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Richard Archer
03-04-2002, 07:07 AM
Hi My name is Richard , I'm trying to find out about Aikido and wondering if someone can help me out with some questions.

1.How long in average would it take for me to study Aikido and then be able to defend myself?

2.Is Aikido street effective?

I am thinking of joining an Aikido club.

Waiting eagerly for replies.

Thankyou.

Chuck.Gordon
03-04-2002, 08:37 AM
Originally posted by Richard Archer
1.How long in average would it take for me to study Aikido and then be able to defend myself?
2.Is Aikido street effective?


The answers are:

It depends and it depends.

There is no average and there is no real and satisfactory definition of either 'self defense' or 'street effectiveness'.

And there's your own physical condition and attitudes to factor in.

If what you're asking is: Will aikido make me the a better fighter? The answer is, probably not. If you want to learn to fight, you can learn effective brawling skills faster in a boxing gym or something similar.

If you want to learn something that will teach you a lot about your own limits and possibilities, learn something about Japanese history and culture, learn something about human interaction AND learn some things that will serve very well in (a) helping keep you out of situations wherein you might need to defend yourself and (b) give you some valuable tools with which TO defend yourself should you ever need to, then aikido might be for you.

However, there are many styles of aikido, some very practical, some very esoteric.

Your milage, as the saying goes, may vary.

Good luck.

Chuck

ChrisDuSCAMB
03-04-2002, 08:39 AM
Originally posted by Richard Archer
Hi My name is Richard , I'm trying to find out about Aikido and wondering if someone can help me out with some questions.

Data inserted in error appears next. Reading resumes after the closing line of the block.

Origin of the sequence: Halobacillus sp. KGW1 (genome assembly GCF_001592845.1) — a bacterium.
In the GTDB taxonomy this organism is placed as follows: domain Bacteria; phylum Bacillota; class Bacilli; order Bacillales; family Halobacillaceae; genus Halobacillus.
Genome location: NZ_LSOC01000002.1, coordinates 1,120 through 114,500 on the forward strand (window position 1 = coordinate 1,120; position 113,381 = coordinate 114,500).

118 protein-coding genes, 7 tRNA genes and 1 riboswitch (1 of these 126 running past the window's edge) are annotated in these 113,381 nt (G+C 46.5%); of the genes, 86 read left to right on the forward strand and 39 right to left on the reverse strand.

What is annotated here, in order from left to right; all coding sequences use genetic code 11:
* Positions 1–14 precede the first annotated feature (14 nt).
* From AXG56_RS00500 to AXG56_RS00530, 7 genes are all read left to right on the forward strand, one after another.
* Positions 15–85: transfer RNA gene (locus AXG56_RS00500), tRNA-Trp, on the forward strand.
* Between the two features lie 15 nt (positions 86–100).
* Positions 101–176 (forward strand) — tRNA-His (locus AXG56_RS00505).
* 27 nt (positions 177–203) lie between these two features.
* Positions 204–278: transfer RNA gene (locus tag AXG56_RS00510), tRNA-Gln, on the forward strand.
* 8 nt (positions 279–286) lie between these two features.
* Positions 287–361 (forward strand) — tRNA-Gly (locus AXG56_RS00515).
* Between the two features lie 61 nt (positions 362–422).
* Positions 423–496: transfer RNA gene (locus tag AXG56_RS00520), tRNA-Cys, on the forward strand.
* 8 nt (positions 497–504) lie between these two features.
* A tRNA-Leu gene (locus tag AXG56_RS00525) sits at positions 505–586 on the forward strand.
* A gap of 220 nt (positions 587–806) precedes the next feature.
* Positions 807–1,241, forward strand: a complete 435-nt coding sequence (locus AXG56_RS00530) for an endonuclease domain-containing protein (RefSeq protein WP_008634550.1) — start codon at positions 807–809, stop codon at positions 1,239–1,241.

1.How long in average would it take for me to study Aikido and then be able to defend myself?

2.Is Aikido street effective?

I am thinking of joining an Aikido club.

Waiting eagerly for replies.

Thankyou.

Hi Richard,

If your main goal is to learn how defend yourself in the street, Aikido is not the good choice.
To be effective with Aikido technics needs a lot of hard work and times. The Aikido way is a long road. :rolleyes:

I advice you to see and try Aikido training and also discuss with trainees on the mats about the Aikido philosophy (Aikido is not only a set of technics, it is also a way of life...).

Bye,

Chris

MaylandL
03-05-2002, 11:12 AM
Hello Richard

Its a very valid question to ask whether you can use a martial art to defend yourself. I started martial arts as a way for self defense and did a variety of styles (wing chun kung fu, karate, jujitsu and numerous self defence courses).

Having trained in martial arts for about 20 years, I learnt something very important. The more you know the less you want to fight and the more aware you are of not putting yourself in situations where you have to fight. I guess in this way its an effective self defence.

Training in a dojo is totally different to a fight situation. A dojo training session is very controlled even if you have free sparring. For example, padding is sometimes worn, we dont always attack at full speed or with the fury and intensity you might see in a stand up fight, strikes are pulled and a whole lot of other things as well. Its so we can continue to train - not to mention the legal aspects.